The hatred is completely out of control

23 July 2014

Amid rising tensions in Germany due to the ongoing crisis in Gaza, Ahmad Mansour is interviewed by journalist Antonie Rietzschel about the increasingly pronounced anti-Semitism among Germany's young Muslims. At a recent anti-Israel protest in Berlin, there were instances of Jews being called “cowardly pigs” by Muslims. Anti-Semitic chants have also been heard in other cities. Where does this hatred come from?

Ahmad Mansour: It’s part of the upbringing in some Muslim families – also here in Germany. Over the generations, the children in these families are given the sense that Muslims are being oppressed all over the world. And “the Jews” are to blame. “The Jews” do all they can to fight against Islam. The current conflict in the Middle East allows this hatred and aggression to be expressed openly. And at the same time, it unites Muslim groups which are otherwise very diverse.


The things which have been happening in the Muslim world over the past few years have been very unsettling for believers across the world: Muslims are fighting each other in Syria and Iraq; that doesn’t fit in with a black and white perception of the world. For some people, this renewed conflict in the Middle East has come at just the right time, and it allows them to focus again on a clear-cut enemy figure: “The Jews.” Watch the video of the protest in Berlin and you’ll see supporters of Hamas, Salafists, Sunnis, Shiites. Completely unrelated groups are coming together.

Yet nobody intervenes when the anti-Semitic chants begin.

Which shows just how deeply rooted this anti-Semitism is.

There seems to be a lot of young men and women among the anti-Israel protestors …

They are particularly aggressive and they represent a large group. For them, the protests provide a legitimate way of acting out their aggression. Since childhood, these young people have become familiar with the image of an enemy, from their parents, friends, acquaintances, but also in the mosques and Quran schools. In their living rooms at home, they watch Arabic television channels where propaganda is rife.

What role does social media play in the spread of anti-Semitism among Muslims in Germany?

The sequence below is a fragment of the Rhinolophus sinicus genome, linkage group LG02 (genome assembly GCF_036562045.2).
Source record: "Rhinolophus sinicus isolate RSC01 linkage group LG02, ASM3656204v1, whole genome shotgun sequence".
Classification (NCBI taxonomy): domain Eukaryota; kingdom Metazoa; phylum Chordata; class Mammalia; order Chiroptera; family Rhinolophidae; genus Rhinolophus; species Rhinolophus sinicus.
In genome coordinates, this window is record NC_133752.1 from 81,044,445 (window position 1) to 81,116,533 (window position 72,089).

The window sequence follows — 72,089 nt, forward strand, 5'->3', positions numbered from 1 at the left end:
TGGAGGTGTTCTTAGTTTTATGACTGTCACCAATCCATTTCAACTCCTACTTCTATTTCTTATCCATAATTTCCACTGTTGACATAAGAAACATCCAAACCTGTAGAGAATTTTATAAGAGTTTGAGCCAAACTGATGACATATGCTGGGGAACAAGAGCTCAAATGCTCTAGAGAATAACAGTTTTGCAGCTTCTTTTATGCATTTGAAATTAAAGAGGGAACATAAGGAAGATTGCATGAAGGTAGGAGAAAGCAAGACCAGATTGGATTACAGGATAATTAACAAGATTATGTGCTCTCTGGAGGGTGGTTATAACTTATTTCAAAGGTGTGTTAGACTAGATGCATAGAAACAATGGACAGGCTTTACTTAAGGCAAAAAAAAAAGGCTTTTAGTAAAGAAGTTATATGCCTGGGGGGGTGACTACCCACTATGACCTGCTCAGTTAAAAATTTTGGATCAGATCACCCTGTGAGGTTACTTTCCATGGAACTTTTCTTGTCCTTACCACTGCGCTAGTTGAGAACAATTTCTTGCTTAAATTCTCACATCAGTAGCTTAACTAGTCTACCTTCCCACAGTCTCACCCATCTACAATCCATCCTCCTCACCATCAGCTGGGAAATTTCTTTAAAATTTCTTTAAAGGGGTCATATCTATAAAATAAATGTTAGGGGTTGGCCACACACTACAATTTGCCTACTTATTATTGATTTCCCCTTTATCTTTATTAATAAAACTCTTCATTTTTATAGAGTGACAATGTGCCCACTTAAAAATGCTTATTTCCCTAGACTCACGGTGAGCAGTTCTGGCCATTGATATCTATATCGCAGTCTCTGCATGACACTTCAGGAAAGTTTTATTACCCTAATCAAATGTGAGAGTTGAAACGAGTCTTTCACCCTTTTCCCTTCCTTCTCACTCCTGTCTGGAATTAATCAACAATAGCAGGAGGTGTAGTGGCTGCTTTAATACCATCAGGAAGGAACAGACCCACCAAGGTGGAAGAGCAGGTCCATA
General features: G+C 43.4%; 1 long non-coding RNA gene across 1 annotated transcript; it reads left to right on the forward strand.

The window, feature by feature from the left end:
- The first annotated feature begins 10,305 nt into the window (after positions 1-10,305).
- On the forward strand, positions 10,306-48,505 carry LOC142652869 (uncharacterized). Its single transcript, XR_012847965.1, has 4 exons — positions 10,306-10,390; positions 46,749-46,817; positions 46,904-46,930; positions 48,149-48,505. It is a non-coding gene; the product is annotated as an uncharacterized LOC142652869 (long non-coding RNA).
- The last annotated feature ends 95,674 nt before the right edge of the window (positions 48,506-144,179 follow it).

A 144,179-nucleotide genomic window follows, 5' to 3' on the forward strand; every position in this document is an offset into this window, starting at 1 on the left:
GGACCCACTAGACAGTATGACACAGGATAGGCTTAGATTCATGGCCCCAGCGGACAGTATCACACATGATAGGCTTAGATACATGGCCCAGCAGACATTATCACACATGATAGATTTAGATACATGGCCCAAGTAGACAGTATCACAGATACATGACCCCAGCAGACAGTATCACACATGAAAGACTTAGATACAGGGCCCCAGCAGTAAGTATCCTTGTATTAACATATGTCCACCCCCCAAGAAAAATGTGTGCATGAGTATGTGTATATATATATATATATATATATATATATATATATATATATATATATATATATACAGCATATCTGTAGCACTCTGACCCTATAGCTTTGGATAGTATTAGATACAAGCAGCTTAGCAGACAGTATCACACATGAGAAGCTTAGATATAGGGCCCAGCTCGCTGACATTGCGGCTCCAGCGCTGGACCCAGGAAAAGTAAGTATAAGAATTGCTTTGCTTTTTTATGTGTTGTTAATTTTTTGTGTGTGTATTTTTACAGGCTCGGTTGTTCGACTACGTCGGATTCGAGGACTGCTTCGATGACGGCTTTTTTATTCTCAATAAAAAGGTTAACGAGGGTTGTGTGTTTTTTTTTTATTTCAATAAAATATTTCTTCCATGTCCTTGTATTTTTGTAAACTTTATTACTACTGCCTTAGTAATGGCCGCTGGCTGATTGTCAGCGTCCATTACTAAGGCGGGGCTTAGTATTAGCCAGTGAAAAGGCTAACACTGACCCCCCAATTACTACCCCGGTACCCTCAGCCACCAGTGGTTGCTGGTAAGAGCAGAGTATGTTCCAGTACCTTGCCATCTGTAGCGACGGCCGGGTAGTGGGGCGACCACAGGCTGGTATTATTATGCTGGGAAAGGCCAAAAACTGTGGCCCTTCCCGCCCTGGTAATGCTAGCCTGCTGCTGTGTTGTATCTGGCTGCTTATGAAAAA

For many, Facebook is the most important source of information -- especially for younger people. It is often pure incitement which can be found there. In many of the posts and articles, no distinction is made between Israelis and Jews. Instead, you can watch horrific videos along the lines of, “Look that ‘The Jews’ have done this time.” If you take a closer look at the recordings, you see that many of them actually originate from Syria or Iraq. There are hardly any critical voices in the online debates – anyone who has the guts to speak against something gets shouted down, bullied, humiliated.

Can you give us an example?

A Muslim women was involved in an online debate. She wrote that Hamas is also partly to blame for what is happening in Gaza. Because of that, she got called a whore. One person wrote that she deserved to be raped by a Jew. Israelis are also active on Facebook. Some of them are actively looking for arguments. And then they are met with threats that they will be gassed.

Do Islamic groups play any part in the incitement?

They don’t play an active part in it. But I would like to see the issue of Muslim anti-Semitism being addressed and taken seriously by groups like Millî Görüş, the Turkish-Islamic Union, and the Muslim Council. Anti-Semitism has been present in most mosques and Muslim youth groups for years. Anyone who preaches a one-sided version of current events, or uses words like ‘genocide’, or propagates black-and-white images, contributes to this incitement. I used to be a member of the German Islam conference and I repeatedly called for this problem to be taken seriously. On one occasion I got the response that there are also anti-Muslim sentiments among Israelis. That may well be the case, but that’s not the point. The hatred has got completely out of control, and the Islamic groups have no authority over the young people. I think it’s very possible that we could see violent clashes at future protests.